together like watercolour abstracts. “In the worst scenarios, I always try to pick up something that could tell the story in a positive way, and those images tell the story of Otsuchi, of the people. Even though the images were blurred, the colours were strong, and some new colours appeared after the tsunami,” he says. This inspired the artist to embark on a process he calls ‘colour archaeology’. He would invite surviving town members to return to where their houses once stood, posing them in the devastated remains, creating night-time environmental portraits. He would then use the colours extracted from photos unearthed in the debris to colourize these new prints. “I am always thinking in colours,” Alejandro says, “so I decided to use those colours I found to make a connection between my own photography — because I came from the other side of the world — and the photography from the local community. “It’s about recovering something, specifically the colours, and bringing it back to life in my photographs.” This thoughtful, time-intensive process is exemplary of the distinct practice that the photographer has been evolving since he laid hands on a camera as a pre-teen. His first professional work was in newspaper and magazine photojournalism, but Alejandro quickly found that the superficiality demanded by the market robbed him of enthusiasm for the craft. Ironically, quitting photography to study violin at the classical-music conservatory is what brought him back into the fold with renewed vigour. “In a way, it was about listening to myself for four years; getting to know myself,” Alejandro says of his musical studies. “When I started doing photography again, it was like I had learned how to understand my own music.” And the photographer let that internal symphony ring out with his first long-term project, La Creciente, in which he spent two-and-a-half years living among the island community of the Paraná River Delta, near Buenos Aires. Concurrent work in cinematography and videography instilled in Alejandro a flair for storytelling and helped birth his dramatically colourful nightscape aesthetic — and saw him take home a slew of big international photography awards for his trouble.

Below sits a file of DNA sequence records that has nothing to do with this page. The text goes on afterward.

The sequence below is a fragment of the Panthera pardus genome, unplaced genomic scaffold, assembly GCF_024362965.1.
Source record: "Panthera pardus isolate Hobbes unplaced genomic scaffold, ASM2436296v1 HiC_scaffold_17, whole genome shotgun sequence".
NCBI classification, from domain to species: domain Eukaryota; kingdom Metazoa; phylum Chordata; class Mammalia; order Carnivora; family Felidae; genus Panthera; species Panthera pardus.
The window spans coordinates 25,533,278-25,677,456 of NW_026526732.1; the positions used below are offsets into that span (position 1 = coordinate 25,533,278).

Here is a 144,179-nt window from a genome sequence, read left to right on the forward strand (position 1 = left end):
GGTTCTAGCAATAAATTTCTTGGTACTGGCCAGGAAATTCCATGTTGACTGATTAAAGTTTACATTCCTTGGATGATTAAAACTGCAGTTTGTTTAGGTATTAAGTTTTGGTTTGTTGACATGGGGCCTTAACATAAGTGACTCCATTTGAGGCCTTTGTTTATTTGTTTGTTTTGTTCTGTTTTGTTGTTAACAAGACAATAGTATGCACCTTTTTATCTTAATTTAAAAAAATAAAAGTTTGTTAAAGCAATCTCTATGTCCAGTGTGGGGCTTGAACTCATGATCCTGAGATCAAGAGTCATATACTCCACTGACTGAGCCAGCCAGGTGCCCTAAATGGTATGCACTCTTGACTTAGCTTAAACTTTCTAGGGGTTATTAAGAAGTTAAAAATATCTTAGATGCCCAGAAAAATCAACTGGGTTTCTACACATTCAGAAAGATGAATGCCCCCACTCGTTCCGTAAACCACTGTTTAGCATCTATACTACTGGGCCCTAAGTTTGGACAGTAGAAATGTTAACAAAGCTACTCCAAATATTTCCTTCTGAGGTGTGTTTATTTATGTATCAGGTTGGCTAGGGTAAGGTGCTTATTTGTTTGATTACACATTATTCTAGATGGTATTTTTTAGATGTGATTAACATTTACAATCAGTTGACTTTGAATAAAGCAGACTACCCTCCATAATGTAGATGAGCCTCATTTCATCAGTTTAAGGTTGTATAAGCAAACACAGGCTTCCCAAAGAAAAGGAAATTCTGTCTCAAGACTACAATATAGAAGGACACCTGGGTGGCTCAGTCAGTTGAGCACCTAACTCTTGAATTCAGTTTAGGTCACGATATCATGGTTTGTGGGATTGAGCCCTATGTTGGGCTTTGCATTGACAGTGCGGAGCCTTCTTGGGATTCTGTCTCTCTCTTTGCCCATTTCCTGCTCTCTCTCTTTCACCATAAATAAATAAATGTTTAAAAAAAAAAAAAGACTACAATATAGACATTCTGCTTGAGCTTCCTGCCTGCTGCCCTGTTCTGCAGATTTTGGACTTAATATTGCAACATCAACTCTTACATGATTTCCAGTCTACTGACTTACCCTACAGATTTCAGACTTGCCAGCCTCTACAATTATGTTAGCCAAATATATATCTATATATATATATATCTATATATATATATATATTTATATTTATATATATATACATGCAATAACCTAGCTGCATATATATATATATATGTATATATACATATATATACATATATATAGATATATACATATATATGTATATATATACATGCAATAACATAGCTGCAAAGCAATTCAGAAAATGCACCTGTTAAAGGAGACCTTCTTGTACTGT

Committed as he is to night photography, the artist has a distinct way of working. Chief among his tools is an impressive array of different coloured flashes — from neutral white to lights tinged with blue, red, or yellow balances — which he uses to dynamically paint a scene (with assistance from the moon). He shoots with both digital and film; the former to best understand the exposure needed in difficult mixed lighting conditions, and the latter to create brilliant luminance via positive film. The process also requires his subjects to remain still for upwards of 10 minutes per exposure. Because of the meticulous directing required for his scenes, mingled with the vérité aesthetic lingering from his time as photojournalist, Alejandro has had cause to deliberate on photography’s ongoing debate over truth and objectivity versus fabrication and fiction. He acknowledges that there are definitely shady ways photographers can and do go about presenting their work but believes his own approach skirts no such territory. “The thing is not to lie: I say this is what I do, this is the way I do it, and this is my story; the story I want to tell,” the photographer exclaims. “Of course it’s not the truth; the truth is filtered by your subjectivity. “But it’s my truth.”
MAGIC LANDING, 2017. A NIGHT PHOTOGRAPH OF A TIPI TENT HIDDEN IN THE WOODLANDS OF EPUYEN, CHUBUT, PATAGONIA, ARGENTINA